Irish Goodbye at Work

Irish Goodbye: When you leave any social environment without telling anyone.

In Korean Culture, I need stand up and vow to everyone passing me especially who has higher job level than me. The level usually determined by age. I left Korea when I was 30 yrs old (relatively young age) with 10 yrs of professional career in there, I am very good at expressing greetings and partings to colleagues at work. I became an Irish in terms of salute years later.

Fox

Recently, few of my team members complained why I don’t say hi or bye when I come and leave the office in San Francisco CA USA. I am not ignoring you guys.
Like most of Silicon Valley companies, there’s no specific work hour at my current job. Few people comes as early as 8am. Some are coming around lunch. I’m almost always getting home at 6pm. Others usually have dinner in the office around 8pm. Really no pattern of commute. I'm surrounded by about 50 ppl from the sight of my seat in an open floor plan (A typical startup office layout). It will be horrible to repeat "Good morning", "Good afternoon", or "Good evening" to all. Here's why:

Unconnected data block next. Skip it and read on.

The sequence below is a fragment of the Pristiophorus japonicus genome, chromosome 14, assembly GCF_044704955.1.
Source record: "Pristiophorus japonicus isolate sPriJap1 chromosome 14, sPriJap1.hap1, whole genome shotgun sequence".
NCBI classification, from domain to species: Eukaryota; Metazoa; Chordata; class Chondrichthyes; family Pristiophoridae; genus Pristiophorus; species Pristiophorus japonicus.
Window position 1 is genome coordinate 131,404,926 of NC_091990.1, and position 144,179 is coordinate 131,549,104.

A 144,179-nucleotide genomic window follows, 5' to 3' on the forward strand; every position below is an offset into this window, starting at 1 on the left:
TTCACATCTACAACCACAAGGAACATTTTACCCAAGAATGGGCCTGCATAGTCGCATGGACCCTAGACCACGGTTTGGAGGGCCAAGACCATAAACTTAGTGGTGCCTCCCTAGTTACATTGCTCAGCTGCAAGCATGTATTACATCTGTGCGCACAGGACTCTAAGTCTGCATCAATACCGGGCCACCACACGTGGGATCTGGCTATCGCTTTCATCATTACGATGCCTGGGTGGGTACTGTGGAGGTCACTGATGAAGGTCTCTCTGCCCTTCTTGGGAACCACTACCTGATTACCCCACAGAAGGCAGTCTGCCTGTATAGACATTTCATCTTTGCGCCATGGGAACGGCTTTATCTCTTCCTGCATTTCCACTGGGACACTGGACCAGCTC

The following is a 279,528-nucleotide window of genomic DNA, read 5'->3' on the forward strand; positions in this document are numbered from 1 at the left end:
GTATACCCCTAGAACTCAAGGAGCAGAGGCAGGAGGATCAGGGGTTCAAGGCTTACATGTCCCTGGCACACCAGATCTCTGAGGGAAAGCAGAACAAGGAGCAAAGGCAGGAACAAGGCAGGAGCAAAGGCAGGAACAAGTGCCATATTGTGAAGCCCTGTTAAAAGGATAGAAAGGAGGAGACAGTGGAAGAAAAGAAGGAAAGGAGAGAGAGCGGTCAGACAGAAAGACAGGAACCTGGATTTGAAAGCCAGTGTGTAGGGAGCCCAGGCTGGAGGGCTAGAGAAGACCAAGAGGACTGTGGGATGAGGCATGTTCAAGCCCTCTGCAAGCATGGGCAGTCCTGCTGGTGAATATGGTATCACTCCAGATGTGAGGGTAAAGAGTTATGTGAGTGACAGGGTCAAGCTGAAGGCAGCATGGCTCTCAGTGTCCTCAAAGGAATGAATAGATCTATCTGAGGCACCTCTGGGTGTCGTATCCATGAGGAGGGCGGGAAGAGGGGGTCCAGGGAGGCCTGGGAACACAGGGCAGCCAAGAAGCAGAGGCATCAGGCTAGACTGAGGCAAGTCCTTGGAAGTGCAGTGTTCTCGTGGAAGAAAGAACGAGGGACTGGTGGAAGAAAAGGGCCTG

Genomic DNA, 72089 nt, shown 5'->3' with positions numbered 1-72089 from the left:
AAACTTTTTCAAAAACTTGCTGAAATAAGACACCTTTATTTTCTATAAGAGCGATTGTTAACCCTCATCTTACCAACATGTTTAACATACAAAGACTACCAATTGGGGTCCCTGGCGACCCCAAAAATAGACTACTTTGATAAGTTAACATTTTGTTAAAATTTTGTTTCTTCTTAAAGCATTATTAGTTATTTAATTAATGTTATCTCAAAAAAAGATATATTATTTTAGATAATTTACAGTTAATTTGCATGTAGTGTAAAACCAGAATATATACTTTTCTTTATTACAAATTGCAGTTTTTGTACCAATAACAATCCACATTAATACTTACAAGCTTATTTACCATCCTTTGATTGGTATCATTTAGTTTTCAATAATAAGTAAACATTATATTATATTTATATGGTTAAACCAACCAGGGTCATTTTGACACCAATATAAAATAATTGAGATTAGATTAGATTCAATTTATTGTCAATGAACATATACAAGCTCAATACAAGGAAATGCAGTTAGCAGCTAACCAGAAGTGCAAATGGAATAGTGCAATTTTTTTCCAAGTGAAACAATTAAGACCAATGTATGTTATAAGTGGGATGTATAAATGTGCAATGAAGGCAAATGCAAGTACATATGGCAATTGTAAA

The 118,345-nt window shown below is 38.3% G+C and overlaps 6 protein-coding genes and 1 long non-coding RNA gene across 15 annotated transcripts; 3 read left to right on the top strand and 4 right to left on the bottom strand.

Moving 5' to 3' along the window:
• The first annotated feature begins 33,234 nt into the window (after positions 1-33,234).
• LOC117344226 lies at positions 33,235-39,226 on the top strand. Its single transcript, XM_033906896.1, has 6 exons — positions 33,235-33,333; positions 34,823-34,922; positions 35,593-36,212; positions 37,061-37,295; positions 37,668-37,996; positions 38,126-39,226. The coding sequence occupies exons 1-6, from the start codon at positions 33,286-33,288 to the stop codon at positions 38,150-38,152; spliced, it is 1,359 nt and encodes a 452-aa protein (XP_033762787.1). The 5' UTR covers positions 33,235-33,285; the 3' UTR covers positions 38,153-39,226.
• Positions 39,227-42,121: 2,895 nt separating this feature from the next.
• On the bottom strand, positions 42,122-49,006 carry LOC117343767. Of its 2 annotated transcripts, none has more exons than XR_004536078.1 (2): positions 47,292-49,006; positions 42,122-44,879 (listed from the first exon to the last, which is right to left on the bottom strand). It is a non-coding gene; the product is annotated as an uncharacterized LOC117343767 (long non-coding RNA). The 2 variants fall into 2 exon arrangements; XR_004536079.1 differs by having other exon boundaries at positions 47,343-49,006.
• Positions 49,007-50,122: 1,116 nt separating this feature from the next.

Software engineering is a creative and brain intensive job. To do the job, you need to be concentrated. Psychologists calls it “FLOW” state which is the mental state of operation in which a person performing an activity is fully immersed in a feeling of energized focus, full involvement, and enjoyment in the process of the activity. It usually takes 2-30 mins to get there for me. When you’re in “FLOW” state, you’ll be very sensitive to noise and various obstacles. It takes another 2-30 mins once it’s broken.
Not notifying that I'm coming and leaving is not to break their "FLOW" state. I'd say becoming Irish is a way to protect knowledge workers from the distractions.
You'll find myself as a polite Korean out of office ;)

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